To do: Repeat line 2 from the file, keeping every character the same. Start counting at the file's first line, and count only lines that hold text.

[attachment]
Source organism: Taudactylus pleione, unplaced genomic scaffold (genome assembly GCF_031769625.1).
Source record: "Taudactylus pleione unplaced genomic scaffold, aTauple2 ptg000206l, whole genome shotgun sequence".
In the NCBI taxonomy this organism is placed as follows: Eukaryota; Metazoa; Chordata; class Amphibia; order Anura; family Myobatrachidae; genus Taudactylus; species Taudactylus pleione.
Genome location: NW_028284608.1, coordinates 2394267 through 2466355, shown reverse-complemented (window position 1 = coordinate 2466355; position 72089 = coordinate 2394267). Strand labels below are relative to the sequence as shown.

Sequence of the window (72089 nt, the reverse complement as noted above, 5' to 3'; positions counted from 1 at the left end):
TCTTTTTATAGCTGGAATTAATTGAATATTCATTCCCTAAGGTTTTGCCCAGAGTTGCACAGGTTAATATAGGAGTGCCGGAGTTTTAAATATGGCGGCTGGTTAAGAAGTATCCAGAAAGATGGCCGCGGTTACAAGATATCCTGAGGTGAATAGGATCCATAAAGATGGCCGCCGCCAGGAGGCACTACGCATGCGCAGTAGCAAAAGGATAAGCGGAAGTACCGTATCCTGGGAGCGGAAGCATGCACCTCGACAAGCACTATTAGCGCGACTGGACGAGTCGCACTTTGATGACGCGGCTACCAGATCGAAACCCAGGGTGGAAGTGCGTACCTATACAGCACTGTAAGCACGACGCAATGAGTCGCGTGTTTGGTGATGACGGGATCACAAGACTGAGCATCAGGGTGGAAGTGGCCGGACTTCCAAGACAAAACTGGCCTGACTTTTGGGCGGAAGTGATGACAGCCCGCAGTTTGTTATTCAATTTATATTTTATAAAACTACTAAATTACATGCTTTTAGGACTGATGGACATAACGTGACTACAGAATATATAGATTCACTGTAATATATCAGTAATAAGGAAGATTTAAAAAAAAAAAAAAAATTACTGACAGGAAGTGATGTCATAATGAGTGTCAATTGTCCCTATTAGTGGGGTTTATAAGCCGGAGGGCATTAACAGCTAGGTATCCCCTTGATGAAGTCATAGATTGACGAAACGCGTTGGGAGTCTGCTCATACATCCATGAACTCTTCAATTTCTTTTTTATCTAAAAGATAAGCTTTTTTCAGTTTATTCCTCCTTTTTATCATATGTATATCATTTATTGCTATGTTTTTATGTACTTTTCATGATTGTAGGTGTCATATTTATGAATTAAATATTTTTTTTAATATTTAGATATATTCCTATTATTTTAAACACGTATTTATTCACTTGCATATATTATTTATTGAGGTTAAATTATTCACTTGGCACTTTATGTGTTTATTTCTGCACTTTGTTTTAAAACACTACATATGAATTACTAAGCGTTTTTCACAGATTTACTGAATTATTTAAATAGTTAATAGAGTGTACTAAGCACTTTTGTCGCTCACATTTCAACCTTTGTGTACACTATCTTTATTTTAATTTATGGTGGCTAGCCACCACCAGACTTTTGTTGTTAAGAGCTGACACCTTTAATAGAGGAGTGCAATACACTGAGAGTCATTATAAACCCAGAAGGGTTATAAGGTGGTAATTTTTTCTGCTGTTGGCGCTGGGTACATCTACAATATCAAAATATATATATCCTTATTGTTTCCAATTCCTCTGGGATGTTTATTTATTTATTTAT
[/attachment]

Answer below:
Source record: "Taudactylus pleione unplaced genomic scaffold, aTauple2 ptg000206l, whole genome shotgun sequence".